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M. T. Martin
Early Mississippi Baptist Pastor & Editor

      M. T. Martin, son of Elder John P. Martin, was born August 6, 1842. His education was received at Mississippi College. He served his country in the Civil War, and was soon after elected to the chair of mathematics in Mississippi College, which position he filled with ability and success for nine years. Previous to his resignation he had felt a call to preach, and was accordingly licensed in 1877. He also served as financial agent
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of the College, relieving the institution of a heavy indebtedness and adding largely to its endowment. In 1877 he became the business manager of the Mississippi Baptist Record, the new paper inaugurated by the Baptist State Convention. In 1881 he located in Meridian, Miss., being associated with Elder C. M. Gordon in the management of the Meridian Female College.

      Mr. Martin next moved to Texas on account of his wife's failing health, where he spent ten years in evangelistic labors. During these ten years he held a great many special services, and reported some four thousand professions of faith under his ministry. From Texas he removed to Atlanta, Ga., about 1891. In 1892 he returned to Mississippi and was pastor at Gloster for some years.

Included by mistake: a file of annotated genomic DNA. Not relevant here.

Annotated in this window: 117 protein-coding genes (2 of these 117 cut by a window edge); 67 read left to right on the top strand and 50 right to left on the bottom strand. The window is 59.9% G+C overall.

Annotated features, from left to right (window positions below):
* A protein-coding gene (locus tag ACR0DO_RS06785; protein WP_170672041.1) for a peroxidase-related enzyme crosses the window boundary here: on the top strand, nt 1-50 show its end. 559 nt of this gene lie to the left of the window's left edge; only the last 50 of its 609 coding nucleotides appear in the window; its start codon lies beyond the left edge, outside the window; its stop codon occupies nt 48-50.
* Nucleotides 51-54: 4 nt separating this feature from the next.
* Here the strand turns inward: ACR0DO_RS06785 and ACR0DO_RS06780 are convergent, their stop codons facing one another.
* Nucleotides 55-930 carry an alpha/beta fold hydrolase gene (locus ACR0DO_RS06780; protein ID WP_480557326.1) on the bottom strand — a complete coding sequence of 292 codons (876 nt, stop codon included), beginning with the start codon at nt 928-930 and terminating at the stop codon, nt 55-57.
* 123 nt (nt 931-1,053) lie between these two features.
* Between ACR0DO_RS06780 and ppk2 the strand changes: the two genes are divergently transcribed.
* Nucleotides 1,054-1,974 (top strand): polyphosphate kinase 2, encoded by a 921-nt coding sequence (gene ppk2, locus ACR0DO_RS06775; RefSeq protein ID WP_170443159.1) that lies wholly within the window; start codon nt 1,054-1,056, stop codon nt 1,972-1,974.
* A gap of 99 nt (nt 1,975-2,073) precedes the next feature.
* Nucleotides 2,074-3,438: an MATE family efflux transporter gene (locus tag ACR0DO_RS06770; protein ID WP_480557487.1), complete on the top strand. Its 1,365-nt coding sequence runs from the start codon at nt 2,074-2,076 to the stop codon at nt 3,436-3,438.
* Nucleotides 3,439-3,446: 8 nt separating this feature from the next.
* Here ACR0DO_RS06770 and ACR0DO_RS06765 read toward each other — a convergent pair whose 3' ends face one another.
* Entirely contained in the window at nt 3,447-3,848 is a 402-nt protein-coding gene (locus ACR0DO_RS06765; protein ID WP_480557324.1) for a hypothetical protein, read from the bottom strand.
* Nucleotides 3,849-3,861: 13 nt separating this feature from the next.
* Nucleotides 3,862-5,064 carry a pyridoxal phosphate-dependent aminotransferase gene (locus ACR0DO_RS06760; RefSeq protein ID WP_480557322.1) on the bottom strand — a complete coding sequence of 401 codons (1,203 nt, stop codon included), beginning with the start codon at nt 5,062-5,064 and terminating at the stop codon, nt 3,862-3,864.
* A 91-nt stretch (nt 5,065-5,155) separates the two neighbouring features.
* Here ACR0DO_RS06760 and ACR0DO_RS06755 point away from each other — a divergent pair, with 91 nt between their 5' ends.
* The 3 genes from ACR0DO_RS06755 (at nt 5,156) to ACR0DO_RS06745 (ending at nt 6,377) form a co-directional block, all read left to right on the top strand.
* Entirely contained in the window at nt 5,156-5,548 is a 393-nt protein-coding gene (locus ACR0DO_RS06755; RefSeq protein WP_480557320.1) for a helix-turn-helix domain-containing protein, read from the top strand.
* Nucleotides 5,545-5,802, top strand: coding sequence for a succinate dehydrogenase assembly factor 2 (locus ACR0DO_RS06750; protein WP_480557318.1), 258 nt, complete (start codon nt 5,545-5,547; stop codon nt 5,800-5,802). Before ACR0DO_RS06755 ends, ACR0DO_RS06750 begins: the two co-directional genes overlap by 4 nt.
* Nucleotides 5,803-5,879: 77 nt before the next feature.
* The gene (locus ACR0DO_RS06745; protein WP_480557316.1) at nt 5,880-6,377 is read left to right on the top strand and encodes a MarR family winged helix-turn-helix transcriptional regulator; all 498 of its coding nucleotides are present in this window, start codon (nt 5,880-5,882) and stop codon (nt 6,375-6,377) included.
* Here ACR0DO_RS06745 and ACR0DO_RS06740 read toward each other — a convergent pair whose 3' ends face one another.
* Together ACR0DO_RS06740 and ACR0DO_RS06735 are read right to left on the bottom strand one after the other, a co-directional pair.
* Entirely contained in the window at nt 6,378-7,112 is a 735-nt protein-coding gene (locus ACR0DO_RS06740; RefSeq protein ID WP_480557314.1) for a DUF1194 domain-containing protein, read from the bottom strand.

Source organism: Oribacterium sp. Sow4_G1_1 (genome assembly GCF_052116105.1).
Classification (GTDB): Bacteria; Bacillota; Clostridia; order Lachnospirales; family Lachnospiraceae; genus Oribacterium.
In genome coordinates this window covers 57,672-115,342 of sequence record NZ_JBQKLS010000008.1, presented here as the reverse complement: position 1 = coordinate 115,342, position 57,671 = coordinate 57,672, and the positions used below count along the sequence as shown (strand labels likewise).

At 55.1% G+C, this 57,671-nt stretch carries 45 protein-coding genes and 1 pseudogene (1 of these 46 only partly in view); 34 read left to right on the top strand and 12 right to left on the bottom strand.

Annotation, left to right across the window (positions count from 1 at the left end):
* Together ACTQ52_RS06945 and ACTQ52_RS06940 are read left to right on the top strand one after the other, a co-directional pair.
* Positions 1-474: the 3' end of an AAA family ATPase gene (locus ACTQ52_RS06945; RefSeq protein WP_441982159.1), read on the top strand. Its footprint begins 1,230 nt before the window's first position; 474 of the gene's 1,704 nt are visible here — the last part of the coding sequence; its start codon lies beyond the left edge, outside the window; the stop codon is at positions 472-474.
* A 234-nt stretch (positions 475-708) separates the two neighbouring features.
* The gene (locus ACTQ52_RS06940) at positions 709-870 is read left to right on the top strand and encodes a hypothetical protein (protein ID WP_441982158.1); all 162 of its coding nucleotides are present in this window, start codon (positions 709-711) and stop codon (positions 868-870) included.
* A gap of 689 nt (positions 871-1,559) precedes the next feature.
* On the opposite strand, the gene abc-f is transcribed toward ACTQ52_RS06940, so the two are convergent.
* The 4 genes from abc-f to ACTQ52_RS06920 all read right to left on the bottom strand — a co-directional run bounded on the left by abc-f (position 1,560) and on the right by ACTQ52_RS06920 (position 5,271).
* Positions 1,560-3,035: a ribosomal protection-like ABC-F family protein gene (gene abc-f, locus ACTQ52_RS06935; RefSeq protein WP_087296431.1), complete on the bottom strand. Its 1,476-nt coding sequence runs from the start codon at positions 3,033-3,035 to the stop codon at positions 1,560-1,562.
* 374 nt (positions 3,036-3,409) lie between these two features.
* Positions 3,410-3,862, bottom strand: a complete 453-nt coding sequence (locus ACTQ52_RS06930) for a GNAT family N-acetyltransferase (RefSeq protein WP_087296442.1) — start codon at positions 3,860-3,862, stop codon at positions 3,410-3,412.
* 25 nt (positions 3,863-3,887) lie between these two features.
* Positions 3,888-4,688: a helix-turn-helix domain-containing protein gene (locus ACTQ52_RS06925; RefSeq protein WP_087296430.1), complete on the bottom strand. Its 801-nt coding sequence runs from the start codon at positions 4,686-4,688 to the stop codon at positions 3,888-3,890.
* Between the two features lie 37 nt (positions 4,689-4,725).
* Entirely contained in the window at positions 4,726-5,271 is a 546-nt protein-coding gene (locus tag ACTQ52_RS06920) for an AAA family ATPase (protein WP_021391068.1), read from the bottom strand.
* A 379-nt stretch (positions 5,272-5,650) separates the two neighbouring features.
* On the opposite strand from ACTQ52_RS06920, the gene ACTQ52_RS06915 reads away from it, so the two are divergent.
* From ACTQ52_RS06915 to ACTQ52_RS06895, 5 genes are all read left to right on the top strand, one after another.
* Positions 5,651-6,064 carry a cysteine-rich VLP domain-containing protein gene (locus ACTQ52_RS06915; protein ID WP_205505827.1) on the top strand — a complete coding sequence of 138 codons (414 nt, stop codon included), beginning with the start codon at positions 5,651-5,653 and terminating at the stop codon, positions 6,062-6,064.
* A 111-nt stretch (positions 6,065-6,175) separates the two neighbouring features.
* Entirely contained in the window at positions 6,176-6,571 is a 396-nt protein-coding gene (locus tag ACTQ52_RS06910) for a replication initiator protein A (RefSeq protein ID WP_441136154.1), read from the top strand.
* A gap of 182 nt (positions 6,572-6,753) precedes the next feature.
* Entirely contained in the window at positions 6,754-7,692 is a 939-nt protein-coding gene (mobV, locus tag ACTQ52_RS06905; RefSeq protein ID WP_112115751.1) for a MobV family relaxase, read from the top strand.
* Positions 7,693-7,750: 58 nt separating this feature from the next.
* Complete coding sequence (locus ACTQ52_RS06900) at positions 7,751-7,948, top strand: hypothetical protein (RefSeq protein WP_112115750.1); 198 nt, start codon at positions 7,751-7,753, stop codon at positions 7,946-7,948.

In "Mississippi Baptist Preachers," published in 1895, the author says of Mr. Martin: "He is a man of fine mental endowments. His mind is active, vigorous and alert. He is a man of considerable culture and mental attainments. He has a wonderfully logical turn of mind, and, when once his premises are admitted, one is led on step by step almost irresistibly to his conclusions."

      Concerning Mr. Martin's sudden death, his son, the widely-known and popular evangelist, T. T. Martin, furnishes the following account: "He had been for some months troubled with heart disease, but went to Cripple Creek, Colorado, to aid me in a meeting while I was pastor. The altitude was too high for him and he went to Kirksville, Mo., to be treated by the osteopath. I received a telegram to come to him. When I arrived I saw he was in a critical condition, and wired to St. Louis for two noted heart specialists to meet me at the depot in St. Louis that night. Thirty miles out of St. Louis father started to move in the car and sank down on the floor and died in my arms. I took the body to Gloster, Miss., and buried it. His friends erected a monument over the grave, with an open Bible surmounting it, and the simple record of his name, birth and death; and then the simple motto: 'A BOND SLAVE FOR CHRIST.'"

      Mr. Martin was a man of brilliant intellect, good attainments and courageous convictions.


He published many editorials including: The Drift of the Times, Loyalty to Christ and Ministerial Slavery.


[Editorials in the Gospel Standard and Standard Expositor, printed about 1892. Document provided by Cecil Fayard, Elliot, MS. Scanned and formatted by Jim Duvall.]

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